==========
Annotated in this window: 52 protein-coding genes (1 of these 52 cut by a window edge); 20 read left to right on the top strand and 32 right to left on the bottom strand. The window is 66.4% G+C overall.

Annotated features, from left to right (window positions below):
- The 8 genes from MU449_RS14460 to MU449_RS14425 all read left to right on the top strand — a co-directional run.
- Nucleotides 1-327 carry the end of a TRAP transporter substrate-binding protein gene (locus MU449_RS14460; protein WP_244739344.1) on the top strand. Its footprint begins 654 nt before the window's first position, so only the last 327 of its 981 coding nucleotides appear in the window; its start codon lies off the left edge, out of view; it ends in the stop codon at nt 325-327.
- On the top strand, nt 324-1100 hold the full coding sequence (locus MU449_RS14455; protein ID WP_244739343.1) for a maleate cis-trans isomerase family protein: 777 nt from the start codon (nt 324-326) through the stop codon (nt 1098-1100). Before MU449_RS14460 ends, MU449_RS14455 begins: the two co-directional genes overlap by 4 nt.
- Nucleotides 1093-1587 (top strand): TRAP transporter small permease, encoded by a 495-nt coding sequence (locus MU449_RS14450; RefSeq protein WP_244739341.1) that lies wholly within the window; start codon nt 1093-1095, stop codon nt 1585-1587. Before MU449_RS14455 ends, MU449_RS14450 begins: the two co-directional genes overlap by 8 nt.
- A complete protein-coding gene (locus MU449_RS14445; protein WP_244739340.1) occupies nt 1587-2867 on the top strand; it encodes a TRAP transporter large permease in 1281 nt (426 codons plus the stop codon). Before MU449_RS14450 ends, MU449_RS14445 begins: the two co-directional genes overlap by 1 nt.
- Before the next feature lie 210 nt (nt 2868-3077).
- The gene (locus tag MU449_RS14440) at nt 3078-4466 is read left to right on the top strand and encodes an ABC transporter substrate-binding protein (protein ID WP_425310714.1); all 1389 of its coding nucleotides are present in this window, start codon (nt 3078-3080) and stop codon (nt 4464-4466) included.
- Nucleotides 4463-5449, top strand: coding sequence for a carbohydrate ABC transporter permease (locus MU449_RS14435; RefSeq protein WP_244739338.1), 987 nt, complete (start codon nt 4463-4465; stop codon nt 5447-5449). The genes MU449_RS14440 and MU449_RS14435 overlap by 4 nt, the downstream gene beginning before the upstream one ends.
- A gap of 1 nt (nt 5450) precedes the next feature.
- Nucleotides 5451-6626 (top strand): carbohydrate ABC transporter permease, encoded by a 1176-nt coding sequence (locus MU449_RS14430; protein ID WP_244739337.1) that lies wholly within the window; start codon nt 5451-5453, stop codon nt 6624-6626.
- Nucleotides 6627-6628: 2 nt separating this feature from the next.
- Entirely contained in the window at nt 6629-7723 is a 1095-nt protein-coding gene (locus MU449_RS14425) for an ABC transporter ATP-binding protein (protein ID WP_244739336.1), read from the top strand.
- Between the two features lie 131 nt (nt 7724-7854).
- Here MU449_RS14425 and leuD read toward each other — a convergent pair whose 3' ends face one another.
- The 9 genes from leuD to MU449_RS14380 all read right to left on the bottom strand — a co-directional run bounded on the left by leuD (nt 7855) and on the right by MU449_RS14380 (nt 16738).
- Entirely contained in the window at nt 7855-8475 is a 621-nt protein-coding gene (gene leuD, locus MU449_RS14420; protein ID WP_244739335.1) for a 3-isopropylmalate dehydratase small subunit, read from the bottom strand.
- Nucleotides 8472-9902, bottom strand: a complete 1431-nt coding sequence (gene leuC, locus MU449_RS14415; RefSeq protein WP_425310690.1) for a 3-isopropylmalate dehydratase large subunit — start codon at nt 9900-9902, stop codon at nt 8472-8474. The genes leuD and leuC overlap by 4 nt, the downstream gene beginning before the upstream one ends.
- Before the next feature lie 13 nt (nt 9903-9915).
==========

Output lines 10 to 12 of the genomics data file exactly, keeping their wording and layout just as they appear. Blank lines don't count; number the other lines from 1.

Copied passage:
- Nucleotides 4463-5449, top strand: coding sequence for a carbohydrate ABC transporter permease (locus MU449_RS14435; RefSeq protein WP_244739338.1), 987 nt, complete (start codon nt 4463-4465; stop codon nt 5447-5449). The genes MU449_RS14440 and MU449_RS14435 overlap by 4 nt, the downstream gene beginning before the upstream one ends.
- A gap of 1 nt (nt 5450) precedes the next feature.
- Nucleotides 5451-6626 (top strand): carbohydrate ABC transporter permease, encoded by a 1176-nt coding sequence (locus MU449_RS14430; protein ID WP_244739337.1) that lies wholly within the window; start codon nt 5451-5453, stop codon nt 6624-6626.